A Tauranga man has been jailed for downloading and sharing child pornography videos described by a judge as "many of the worst kinds of objectionable publications".

David Vernon Parkinson, 58, from Ohauiti, was sentenced to three years and three months in prison by Judge Thomas Ingram in the Tauranga District Court yesterday after earlier pleading guilty to 37 charges.

That included 35 charges for distributing 133 video files containing child exploitation material and two counts of possessing 133 video files, which were found on his computer and another 32 on a USB stick.

The charges relate to offences committed at Parkinson's home late last year, discovered during a police search of his home on December 12.

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When police arrived Parkinson was in the process of uploading the 133 video files and during the search, another 32 full-length video files on a USB stick were discovered.

The majority of these files depicted penetrative sexual activity between adults and children, the court heard.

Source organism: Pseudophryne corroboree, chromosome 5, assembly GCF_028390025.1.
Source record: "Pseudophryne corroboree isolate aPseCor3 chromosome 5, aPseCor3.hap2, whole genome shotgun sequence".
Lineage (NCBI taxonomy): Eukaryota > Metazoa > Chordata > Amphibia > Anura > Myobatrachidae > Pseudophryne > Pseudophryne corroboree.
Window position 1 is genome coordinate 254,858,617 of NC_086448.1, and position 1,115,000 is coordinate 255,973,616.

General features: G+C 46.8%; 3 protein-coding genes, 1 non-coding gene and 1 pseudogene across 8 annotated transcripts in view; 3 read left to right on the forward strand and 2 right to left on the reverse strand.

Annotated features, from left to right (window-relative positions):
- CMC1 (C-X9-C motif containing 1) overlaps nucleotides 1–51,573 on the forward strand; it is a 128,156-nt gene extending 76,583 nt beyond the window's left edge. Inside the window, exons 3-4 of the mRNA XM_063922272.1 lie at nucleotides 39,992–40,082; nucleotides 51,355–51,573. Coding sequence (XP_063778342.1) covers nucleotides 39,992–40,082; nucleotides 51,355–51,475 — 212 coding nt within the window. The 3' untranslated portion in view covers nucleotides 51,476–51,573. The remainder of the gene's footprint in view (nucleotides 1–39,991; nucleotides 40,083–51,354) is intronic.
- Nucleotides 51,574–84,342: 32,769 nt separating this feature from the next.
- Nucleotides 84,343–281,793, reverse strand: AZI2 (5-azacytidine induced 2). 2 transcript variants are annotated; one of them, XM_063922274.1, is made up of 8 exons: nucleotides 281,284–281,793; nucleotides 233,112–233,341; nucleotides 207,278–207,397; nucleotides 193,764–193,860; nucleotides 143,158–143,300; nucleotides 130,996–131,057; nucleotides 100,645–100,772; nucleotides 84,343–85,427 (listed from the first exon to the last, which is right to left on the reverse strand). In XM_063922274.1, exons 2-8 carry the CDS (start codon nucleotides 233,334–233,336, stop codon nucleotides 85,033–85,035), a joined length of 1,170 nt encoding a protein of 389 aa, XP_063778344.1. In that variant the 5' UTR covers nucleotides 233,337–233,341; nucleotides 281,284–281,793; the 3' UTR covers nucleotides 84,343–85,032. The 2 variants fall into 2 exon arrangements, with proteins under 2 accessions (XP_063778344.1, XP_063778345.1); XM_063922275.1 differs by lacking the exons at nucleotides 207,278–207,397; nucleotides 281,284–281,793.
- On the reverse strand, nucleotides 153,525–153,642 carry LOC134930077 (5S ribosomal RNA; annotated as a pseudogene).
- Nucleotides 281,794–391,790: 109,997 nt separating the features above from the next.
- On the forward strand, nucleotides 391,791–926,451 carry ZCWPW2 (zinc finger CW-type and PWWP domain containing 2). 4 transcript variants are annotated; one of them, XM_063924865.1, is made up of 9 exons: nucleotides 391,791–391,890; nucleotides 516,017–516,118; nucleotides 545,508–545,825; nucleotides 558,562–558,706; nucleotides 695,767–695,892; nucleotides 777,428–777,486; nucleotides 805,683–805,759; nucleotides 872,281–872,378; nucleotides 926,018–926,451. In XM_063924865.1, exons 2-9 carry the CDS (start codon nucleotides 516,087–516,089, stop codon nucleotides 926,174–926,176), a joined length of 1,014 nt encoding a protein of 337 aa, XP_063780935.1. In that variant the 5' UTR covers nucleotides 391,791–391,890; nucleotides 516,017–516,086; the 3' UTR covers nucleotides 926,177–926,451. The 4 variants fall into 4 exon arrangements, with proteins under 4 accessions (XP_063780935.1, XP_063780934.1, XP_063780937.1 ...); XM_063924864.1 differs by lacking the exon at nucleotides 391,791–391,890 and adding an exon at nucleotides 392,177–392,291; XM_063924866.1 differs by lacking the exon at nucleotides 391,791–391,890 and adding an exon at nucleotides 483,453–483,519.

Crown prosecutor Hayley Sheridan argued that given the materials found and distributed, of which most showed children being violated, home detention was out of the question.

Sheridan submitted that a starting point of seven years' prison was warranted, before allowing discounts for Parkinson's guilty pleas, remorse, and any mitigating factors.

Lawyer Tony Balme argued for a lesser sentence given his client had no prior convictions, the limited period of offending, and Parkinson's "lack of intent" in terms of the distribution charges.

Balme urged Judge Ingram to take into account that Parkinson had not knowingly intended to share the video files he downloaded with other people because it was an automatic feature of the computer software programme used.

He said no one could say with certainty how many people these files had been distributed to.

Judge Ingram agreed he could distinguish Parkinson's offending from those who actively shared these sorts of files with others after logging into chat rooms and the like.

The judge also took into account Parkinson's prior unblemished record, remorse, and the rehabilitative steps he had taken.

But Judge Ingram said given this offending related to possessing and sharing "many of the worst kinds of objectionable publications", a strong deterrent sentence was justified.

"This was premeditated behaviour and I'm satisfied on the [legal] authorities that a sentence of imprisonment and nothing less is appropriate given all the circumstances."